"We need you involved," implored Bruce Knight, USDA Undersecretary for Marketing and Regulatory Programs, in his speech Monday to members of the American Farm Bureau Federation during their annual meeting in Salt Lake City, Utah.
Knight, the former chief of the NRCS, has been in charge of the National Animal Identification System for five months. "One of the first things I had to tackle when I took this job was to get past the debate on whether the system would be mandatory or voluntary," said Knight. "The debate was dragging on and we weren't making progress. Now, the decision has been made. It is voluntary and we can move forward."
NAIDS is designed to protect our nation's animal health and to protect livestock producers' businesses, explained Knight. "In the long term it will also help protect our overseas markets and help protect neighboring countries."
"The threat of an animal disease outbreak in today's world is real," continued Knight. "It is simply not possible to completely eliminate the threat of a foreign animal disease entering our country." He cited agro-terrorism as a potential source.
In his speech at the American Farm Bureau Federation annual meeting, Bruce Knight, USDA Undersecretary for Marketing and Regulatory Programs, repeatedly emphasized the national animal identification program is voluntary.
The first step starts at the local community, noted the undersecretary. "That's premise registration. It's free and simple. We won't ask for any more information that what's in the telephone book. Registering your premise will enable us to get information to you as quickly as possible in the event of an outbreak."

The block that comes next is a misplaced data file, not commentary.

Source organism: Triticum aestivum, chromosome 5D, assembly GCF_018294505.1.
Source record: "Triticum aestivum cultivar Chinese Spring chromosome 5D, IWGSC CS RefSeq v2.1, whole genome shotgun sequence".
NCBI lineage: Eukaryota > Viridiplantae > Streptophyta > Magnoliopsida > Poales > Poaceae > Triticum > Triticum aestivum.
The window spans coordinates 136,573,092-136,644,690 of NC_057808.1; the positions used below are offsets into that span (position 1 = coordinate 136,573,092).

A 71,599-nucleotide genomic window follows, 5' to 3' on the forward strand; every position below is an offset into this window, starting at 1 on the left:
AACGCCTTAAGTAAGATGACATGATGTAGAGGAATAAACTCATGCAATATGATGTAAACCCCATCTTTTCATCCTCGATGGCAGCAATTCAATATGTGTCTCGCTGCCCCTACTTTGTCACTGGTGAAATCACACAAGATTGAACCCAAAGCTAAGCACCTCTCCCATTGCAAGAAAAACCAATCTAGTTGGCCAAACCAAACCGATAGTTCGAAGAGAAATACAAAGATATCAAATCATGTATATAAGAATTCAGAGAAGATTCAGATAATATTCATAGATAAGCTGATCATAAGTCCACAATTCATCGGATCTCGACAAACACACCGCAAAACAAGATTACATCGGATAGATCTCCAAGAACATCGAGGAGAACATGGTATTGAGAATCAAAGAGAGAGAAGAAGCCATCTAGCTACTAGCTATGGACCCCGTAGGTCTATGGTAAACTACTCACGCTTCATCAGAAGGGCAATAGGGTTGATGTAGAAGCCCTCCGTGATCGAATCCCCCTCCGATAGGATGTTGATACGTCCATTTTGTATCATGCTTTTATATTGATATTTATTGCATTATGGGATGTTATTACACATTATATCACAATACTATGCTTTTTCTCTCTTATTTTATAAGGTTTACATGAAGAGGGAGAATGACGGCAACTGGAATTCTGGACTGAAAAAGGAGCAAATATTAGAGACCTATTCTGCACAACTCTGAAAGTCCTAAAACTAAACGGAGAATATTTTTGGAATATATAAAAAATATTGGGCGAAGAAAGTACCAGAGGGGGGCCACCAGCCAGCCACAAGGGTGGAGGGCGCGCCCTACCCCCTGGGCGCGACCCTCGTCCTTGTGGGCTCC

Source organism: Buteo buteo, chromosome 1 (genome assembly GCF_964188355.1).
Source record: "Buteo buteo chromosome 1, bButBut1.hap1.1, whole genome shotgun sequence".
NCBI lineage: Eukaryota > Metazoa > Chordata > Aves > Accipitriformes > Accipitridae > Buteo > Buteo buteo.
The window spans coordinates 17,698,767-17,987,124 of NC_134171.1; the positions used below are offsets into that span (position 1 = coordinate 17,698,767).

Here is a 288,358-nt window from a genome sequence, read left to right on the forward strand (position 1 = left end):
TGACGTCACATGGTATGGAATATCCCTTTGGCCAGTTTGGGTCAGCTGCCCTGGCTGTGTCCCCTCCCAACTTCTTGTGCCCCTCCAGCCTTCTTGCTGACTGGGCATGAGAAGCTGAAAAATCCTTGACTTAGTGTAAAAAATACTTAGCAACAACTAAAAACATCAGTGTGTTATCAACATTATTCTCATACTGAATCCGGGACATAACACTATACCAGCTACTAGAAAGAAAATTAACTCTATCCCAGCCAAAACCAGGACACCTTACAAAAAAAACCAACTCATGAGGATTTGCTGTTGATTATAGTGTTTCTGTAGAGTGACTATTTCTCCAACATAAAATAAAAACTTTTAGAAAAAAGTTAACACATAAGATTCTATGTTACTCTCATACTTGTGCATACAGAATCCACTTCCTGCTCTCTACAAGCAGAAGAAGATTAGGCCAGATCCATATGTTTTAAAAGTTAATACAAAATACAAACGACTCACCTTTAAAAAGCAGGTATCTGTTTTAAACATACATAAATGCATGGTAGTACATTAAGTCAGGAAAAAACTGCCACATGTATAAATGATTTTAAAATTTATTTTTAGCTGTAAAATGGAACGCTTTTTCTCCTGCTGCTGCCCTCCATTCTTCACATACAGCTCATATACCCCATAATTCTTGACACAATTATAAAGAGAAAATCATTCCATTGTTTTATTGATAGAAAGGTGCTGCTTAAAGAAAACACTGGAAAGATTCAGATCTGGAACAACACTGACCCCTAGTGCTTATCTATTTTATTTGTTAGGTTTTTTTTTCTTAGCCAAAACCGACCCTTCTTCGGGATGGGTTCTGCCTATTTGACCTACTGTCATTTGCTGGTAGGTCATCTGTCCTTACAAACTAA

Second step is animal identification followed by animal tracking and tracing. "Producers have the choice as to what extent they want to participate. The key is still the first component. We need everyone on board to make this work."
Knight promised USDA would do everything possible to keep all data collected confidential. "Safeguards are built into the system to make sure all information is secure. The information will only be accessed in the case of an outbreak."
"We have gone through the toughest part of this process - the time of confusion," said Knight. "The structure is in place now and that will end a lot of the confusion."
He admitted, however, there is still much work to be done. "We need to get all the premise identification in place and we still have decisions to make and bugs to work out of the system. NAIDS will work in protecting our animal agriculture system. But, we need everyone to participate," implored Knight. "The threat of an animal disease outbreak is size-neutral. Eventually, it will be as important to get small producers to participate as well as the large producers."